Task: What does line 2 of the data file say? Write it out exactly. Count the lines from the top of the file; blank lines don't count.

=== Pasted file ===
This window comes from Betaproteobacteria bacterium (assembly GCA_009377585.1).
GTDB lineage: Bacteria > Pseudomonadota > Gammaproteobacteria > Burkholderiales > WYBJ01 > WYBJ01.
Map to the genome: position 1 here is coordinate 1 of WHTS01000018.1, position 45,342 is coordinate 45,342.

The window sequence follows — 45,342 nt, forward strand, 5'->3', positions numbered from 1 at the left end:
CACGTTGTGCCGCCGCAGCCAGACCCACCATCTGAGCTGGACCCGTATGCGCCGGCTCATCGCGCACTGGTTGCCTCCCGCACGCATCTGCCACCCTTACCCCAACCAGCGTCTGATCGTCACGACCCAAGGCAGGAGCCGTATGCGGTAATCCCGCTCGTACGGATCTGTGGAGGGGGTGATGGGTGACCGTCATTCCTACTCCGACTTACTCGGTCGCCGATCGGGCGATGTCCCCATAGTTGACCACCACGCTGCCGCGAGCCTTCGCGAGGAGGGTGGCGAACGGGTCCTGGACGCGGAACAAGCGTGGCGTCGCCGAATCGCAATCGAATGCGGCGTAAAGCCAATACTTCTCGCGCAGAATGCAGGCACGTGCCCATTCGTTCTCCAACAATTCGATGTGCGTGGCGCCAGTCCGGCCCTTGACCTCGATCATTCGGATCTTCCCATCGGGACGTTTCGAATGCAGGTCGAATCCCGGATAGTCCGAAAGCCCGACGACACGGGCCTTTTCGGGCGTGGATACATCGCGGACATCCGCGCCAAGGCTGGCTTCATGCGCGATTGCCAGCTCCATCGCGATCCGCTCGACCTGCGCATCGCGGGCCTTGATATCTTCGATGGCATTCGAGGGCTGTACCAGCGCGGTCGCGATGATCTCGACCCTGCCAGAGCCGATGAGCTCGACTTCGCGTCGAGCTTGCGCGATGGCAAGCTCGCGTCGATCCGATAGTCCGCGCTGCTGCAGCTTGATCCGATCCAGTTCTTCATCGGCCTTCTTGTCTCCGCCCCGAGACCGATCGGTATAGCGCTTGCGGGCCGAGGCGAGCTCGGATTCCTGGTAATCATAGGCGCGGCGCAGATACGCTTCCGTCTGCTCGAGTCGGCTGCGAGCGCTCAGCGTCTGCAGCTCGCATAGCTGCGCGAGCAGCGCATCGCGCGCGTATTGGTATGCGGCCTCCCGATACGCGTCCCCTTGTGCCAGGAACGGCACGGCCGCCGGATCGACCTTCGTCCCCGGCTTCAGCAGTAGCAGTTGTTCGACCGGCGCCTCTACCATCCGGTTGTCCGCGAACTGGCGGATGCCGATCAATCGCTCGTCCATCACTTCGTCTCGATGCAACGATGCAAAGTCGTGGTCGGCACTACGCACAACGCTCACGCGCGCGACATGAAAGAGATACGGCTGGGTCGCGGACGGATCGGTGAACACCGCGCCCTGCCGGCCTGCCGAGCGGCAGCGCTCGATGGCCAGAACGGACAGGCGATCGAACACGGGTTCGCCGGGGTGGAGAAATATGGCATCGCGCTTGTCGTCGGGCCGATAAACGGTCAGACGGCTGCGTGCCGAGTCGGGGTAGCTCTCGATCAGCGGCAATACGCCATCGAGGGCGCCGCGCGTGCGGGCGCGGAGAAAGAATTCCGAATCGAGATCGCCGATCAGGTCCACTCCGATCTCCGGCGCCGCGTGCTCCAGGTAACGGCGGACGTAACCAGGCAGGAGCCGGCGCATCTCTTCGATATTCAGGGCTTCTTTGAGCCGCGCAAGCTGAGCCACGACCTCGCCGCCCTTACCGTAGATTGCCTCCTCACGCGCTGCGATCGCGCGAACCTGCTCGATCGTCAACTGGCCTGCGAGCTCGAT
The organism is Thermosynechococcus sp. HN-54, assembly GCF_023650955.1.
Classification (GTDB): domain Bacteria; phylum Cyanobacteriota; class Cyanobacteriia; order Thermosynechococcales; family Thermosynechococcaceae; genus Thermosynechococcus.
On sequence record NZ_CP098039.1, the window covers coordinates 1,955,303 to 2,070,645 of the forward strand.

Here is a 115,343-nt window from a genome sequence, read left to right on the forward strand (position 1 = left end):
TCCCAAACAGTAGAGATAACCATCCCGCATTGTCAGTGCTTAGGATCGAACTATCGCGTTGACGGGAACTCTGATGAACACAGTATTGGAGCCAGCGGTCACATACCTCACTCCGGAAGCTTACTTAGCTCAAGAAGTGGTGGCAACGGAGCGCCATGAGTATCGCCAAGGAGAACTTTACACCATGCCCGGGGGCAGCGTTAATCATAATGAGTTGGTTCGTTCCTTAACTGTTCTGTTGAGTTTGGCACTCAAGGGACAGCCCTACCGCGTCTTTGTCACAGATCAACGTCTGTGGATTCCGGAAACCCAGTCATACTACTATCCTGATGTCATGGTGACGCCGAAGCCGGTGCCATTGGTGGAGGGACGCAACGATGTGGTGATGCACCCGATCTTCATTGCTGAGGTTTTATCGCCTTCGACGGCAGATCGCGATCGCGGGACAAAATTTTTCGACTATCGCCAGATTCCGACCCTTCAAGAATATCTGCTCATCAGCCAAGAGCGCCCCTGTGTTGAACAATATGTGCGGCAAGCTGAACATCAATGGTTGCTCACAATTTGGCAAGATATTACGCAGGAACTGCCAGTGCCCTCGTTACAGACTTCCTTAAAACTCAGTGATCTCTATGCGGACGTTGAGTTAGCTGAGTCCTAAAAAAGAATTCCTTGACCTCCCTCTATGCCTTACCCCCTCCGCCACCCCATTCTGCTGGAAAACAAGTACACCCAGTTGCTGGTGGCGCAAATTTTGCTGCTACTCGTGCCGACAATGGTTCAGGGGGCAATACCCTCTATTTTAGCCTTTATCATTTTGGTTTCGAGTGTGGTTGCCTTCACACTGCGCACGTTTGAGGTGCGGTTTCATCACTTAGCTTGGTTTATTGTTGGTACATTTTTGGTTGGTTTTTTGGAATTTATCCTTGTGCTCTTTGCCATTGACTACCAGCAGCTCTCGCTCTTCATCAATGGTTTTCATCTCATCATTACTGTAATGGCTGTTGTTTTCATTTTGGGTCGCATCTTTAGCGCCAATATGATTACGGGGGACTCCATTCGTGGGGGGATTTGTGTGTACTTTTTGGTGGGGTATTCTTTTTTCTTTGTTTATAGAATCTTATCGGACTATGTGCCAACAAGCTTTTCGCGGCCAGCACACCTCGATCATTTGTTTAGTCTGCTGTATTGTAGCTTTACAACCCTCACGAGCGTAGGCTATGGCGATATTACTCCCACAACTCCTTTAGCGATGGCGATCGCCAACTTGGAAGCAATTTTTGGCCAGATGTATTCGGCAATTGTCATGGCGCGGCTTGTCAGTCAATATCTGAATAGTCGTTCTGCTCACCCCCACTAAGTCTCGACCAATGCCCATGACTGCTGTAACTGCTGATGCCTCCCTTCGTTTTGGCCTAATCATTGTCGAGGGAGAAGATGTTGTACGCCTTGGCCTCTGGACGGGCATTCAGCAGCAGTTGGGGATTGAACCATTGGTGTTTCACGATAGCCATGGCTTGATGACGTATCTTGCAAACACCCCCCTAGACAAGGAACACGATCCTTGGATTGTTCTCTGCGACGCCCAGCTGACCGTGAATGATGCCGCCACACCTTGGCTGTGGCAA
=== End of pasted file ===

GTDB lineage: Bacteria > Pseudomonadota > Gammaproteobacteria > Burkholderiales > WYBJ01 > WYBJ01.